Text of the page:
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The Law of Descending Pitchers In Order Of Their Non-Suckiness

So, for the first time in a long, long, LONG time, I actually jumped up out of my chair and cheered for the A’s like I cared as they scored three runs off Francisco Rodriguez in the ninth inning to tie the game. Unfortunately, that opened my cold, cold baseball heart just long enough to care about the bottom of the ninth.

I have an objection to the ninth inning pitcher, and I’m actually pretty angry about it. Kennedy sucks. Kennedy should be used when you are out of pitchers and the game is still going on in the twelfth. Kennedy is a giant white flag waved to Anaheim which said that our comeback was not important enough to actually try and win the game. The Angels should have beaten our best, or at least our second-best, and I don’t want to hear a La Russa-esque explanation for ‘saving’ someone for a situation that didn’t happen because you held back players.

You are on the road, Geren. Your job is to make sure that the Angels don’t score another run. You used the worst possible pitcher (even with matchups that you deemed favorable) to accomplish this, and you helped swing the A’s from an 8 ½ game deficit, where they could almost start the ‘what if’ rumblings, to a disappointing loss that put them over 10 back. I’m not saying that the A’s would have won the game sans Kennedy. But it was a virtual certainty that they would lose with him in the ninth. The A’s saw their last glimmer of hope for a competitive season go right out the window, and you allowed it to rest on Kennedy. Kennedy?

And in the "I’d like to lodge another complaint department", do you all remember the story of Dumbo? Small elephant, joins the circus, believes he can fly with the help of a magic feather? Loses feather, thinks he can’t fly, has to be told that he has the power, and it’s not in the feather?

You know what wouldn’t have helped the little elephant? If the radio announcer for the circus had repeatedly insisted that the feather was the reason for his skill and that he couldn’t do anything without the feather.

For all the joy I received in the first few innings from the hilariously bitter comments at Lackey’s expense, I really resent Fosse perpetuating the idea (which is no doubt in Blanton’s head already), that Blanton is a much better pitcher with Jason Kendall behind the dish. For the conspiracy theorists, the small sample size after the Kendall trade seems to lend credence to this, backed by Blanton’s own vigorous support of Kendall’s game-calling skill.

Not to go against the prevailing ‘good old days’ theory about how important a catcher is to a pitcher, but really...Suzuki didn’t give up eleven hits and five runs in six innings today; that was all Blanton. And lest we forget, the game that seemed to start Blanton’s recent slide, which included the now-famous Ichiro tackle, certainly showcased a really bad inning with the Blanton/Kendall battery. Kendall didn’t seem to be able to stop Blanton from giving up twelve hits and five runs over those six innings.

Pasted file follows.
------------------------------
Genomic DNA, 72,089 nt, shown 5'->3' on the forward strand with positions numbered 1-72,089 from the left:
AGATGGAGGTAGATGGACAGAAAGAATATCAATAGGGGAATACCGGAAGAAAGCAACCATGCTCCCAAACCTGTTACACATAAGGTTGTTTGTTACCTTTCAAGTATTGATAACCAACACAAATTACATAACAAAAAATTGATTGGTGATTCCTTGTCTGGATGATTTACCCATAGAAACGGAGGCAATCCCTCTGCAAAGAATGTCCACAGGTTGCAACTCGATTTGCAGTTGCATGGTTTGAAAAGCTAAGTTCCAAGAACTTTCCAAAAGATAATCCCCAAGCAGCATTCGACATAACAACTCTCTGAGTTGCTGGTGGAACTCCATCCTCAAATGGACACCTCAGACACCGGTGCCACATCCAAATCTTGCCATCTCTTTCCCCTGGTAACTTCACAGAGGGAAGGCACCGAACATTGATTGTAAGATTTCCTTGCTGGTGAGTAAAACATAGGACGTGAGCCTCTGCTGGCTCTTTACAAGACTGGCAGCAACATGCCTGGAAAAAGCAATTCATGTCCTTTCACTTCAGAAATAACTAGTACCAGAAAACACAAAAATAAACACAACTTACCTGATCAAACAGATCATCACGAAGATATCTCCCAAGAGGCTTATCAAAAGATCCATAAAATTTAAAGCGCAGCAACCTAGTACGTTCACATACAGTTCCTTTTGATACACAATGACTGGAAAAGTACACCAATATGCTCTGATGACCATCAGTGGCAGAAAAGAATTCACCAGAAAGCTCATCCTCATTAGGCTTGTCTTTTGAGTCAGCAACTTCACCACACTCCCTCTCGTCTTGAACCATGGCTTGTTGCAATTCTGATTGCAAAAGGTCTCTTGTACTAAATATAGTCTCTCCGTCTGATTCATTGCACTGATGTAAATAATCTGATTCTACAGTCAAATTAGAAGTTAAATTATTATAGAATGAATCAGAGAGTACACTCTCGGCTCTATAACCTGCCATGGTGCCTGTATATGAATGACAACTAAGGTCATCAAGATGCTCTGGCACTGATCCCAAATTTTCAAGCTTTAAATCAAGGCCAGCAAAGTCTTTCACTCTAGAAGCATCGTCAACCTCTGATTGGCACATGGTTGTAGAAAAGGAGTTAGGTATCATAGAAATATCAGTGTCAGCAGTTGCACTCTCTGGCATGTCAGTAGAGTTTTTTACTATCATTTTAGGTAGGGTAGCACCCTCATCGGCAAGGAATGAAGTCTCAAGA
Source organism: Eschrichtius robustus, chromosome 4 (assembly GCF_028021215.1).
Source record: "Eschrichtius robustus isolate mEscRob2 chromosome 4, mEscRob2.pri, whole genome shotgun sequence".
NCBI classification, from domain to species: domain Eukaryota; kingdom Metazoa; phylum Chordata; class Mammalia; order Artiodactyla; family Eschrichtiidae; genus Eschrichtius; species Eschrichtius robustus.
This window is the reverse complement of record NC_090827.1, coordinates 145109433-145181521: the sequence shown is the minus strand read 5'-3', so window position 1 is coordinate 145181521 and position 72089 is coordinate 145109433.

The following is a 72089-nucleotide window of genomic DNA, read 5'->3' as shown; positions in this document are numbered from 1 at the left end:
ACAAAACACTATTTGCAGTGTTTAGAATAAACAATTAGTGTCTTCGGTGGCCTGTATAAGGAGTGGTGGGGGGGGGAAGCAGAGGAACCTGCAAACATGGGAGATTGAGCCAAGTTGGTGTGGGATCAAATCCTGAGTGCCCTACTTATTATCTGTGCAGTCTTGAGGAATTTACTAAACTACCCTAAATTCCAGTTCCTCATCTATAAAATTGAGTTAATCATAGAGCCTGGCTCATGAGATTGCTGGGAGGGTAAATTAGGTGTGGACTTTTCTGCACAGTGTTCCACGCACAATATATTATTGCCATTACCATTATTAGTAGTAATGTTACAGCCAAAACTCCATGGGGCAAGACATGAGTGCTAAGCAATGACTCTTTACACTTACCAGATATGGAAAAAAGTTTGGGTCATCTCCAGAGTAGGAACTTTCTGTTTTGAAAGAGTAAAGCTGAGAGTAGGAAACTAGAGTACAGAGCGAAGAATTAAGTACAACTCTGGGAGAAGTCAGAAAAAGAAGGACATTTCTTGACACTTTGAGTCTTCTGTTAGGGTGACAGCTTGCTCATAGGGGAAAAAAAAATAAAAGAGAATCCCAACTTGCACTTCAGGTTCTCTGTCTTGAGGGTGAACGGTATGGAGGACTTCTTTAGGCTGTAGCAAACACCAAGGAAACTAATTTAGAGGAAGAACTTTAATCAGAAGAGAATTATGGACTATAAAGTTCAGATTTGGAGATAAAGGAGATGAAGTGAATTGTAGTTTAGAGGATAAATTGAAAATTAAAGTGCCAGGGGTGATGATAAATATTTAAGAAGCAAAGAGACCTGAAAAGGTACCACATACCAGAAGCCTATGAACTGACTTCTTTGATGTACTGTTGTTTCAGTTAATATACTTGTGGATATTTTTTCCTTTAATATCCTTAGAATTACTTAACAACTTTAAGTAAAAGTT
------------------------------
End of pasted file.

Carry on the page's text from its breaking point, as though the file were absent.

But that’s not even the point. The catching issue should be moot right now. Kendall is gone, and Suzuki is the catcher. Adjust accordingly. It does no one any good, least of all Blanton, to wish for anything different, and it actually may be detrimental to his pitching mental state.

Oh, and if anyone cares at this point, the summary of the game includes the A’s jumping on Lackey early, putting runners all over the bases in the first few innings. Donnie Murphy made his presence on the club known early, when he doubled in Marco Scutaro for the first A’s run (which is good, because I think the A’s are going to see a lot of both of them), and while Lackey proceeded to whine his way through the third, he actually walked Scutaro with the bases loaded to drive in the A’s second run. Piazza, continuing his torrid hitting against the Angels, added a solo homer to the cause and a huge single in the ninth as the A’s offense, after a few quiet innings, made it interesting against Rodriguez, who also did the unthinkable by walking in a run, giving our magical Marco one last shot at him, ultimately tying the game with a sac fly.

Unfortunately, today was one of those rare days when both Lackey and Rodriguez seemed...well...beatable, and the A’s just didn’t get the pitching to get the win. Not for the first time, I wish we could mix and match some of our dominant pitching performances that went for losses to help win a game like today’s. And I sure wish I knew what was going on in Swisher’s head right now, because he’s not right at the plate.

Taking two out of three from the Angels in a July series should feel better than it does. Unfortunately, the A’s are in a position where two out of three is no longer good enough to really keep them a part of this season, and they came so very close to shaving their third game off the standings in as many days.


The A’s head to Seattle, in search of making a dent in the race for second place, for a four game series, starting tomorrow.